Dax Shepard's Recovery Story
Dax Shepard is a former drug and alcohol addict. He’s also an an American actor.
He burst onto the scene 15 years ago when he appeared in Punk’d, an Ashton Kutcher produced celebrity prank show.
He went on to act in many films including: Without a Paddle (2004), Zathura: A Space Adventure (2005), Idiocracy (2006), Let’s Go to Prison (2006), and CHiPs (2017).
Shepard is married to Kristen Bell, a fellow actor. They are seen as a wholesome Hollywood couple for their charitable works and clean, positive image.
This wasn’t always the case for Shepard.
Shepard recounts on Michael Rosenbaum’s podcast the ritual of ransacking his friend’s prescription medicine and alcohol cabinets when his friends decided to call an end to a party. Rosenbaum says Shepard had a drinking and drug taking staying power that was extraordinary.
“I was famous for going out on Thursday night to have a couple of beers, and that just led all the way to Saturday night…Of course, come Monday I would be tallying up all the different situations, and each one was progressively more dangerous.” – Dax Shepard
On one occasion, Rosenbaum remembers waking to find his xanax bottle emptied along with his alcohol cabinet and thinking Shephard must be dead. Shepard would say that he’s had friends in sobriety that have died taking the same sorts of alcoholic and drug concoctions that he was regularly taking.
Shepherd says he’s envious of people that can “party” and seemingly let go of the behaviour for months or years at a time.
Dealing with Depression
In a very similar way of Tom Arnold, Sheppard says he needs to work on himself daily to ensure he’s in a good mental state and prevent relapse. If he’s feeling depressed, he runs through a mental checklist.
- Has he exercised that morning?
- Has he been of service to others that day?
If he’s feeling down, it’s always invariably because he hasn’t done those preventative things.
Dax Shepard’s story is a lot like Tom Arnold’s. Shepard revealed that he too was molested as a child, by an 18 year old next door neighbor.
His mother called him one day and told him that people that have been molested have a 20% chance of not being an addict (I’ve struggled to find the research that presents evidence for this figure). Prior to that, Shepard had never drawn a connection between the two, and he simply thought he just loved the “bender” experience.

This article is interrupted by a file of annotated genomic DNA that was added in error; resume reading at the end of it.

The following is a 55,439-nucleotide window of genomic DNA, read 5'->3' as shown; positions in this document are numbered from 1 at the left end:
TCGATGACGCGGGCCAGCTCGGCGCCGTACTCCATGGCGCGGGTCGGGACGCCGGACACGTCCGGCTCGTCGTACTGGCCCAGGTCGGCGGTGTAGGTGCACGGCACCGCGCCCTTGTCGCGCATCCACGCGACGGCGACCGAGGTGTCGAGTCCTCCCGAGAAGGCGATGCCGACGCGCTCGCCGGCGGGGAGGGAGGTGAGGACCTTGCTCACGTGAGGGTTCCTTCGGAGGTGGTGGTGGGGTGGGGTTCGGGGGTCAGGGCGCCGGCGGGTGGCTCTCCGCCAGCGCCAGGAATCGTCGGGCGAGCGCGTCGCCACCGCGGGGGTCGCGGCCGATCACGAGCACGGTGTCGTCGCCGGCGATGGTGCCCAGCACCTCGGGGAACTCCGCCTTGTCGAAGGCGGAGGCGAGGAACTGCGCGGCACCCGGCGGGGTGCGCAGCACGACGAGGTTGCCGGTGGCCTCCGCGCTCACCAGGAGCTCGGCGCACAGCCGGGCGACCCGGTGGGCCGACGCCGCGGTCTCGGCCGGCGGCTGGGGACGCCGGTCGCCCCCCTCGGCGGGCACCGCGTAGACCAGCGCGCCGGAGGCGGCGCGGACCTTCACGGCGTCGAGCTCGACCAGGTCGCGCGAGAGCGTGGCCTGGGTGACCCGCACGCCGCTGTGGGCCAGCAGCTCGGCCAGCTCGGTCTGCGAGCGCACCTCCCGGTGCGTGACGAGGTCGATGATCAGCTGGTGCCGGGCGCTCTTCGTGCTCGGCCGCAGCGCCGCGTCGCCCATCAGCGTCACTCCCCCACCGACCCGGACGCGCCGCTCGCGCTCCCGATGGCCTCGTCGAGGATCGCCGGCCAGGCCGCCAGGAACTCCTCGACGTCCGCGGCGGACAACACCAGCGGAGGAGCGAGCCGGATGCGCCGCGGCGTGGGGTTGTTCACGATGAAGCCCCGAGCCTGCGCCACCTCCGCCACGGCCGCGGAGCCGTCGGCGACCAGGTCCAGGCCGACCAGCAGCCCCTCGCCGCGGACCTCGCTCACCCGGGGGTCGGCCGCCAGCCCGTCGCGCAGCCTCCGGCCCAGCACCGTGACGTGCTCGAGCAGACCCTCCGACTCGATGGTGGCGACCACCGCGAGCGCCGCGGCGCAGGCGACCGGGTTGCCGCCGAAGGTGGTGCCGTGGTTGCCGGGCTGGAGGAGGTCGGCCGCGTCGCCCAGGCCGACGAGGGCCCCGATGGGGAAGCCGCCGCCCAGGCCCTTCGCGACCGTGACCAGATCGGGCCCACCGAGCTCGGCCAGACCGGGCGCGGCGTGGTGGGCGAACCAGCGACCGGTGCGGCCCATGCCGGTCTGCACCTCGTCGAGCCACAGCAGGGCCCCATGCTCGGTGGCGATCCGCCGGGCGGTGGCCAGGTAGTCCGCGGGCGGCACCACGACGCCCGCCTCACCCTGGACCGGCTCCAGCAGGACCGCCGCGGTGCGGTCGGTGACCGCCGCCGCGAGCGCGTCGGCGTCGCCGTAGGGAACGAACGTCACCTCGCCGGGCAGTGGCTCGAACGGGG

It took him more than a decade to talk about being molested. He for years blamed himself, like many victims, for the perpetrator’s actions. He felt he attracted the abuse in some way.
Childhood Trauma and Addiction Dr Gabor Maté
Some addiction doctors such as Dr Gabor Maté have long argued, controversially, that addictive behaviour was normally in response to a childhood trauma. That the consumption of drugs and alcohol were unconscious mechanisms to deal with emotional pain.
“It is impossible to understand addiction without asking what relief the addict finds, or hopes to find, in the drug or the addictive behaviour.”
― Dr Gabor Maté,
It should be noted that there are many addiction specialists that disagree with Dr Gabor Maté regarding the true extent of childhood trauma and its role in addictive behaviours. Dr Stanton Peele is one such specialist.
Michael Pattinson. He has been helping people in Melbourne and across the world via Skype for more than 10 years.
As of yet, there is very little research that supports the use of hypnosis to help relieve addictions. It is however noteworthy that a 2015 meta analysis stated the following:
"Medical hypnosis is a safe and effective complementary technique for use in medical procedures and in the treatment of irritable bowel syndrome." [link] If you would like to explore hypnotherapy, you are welcome to visit his website for more information.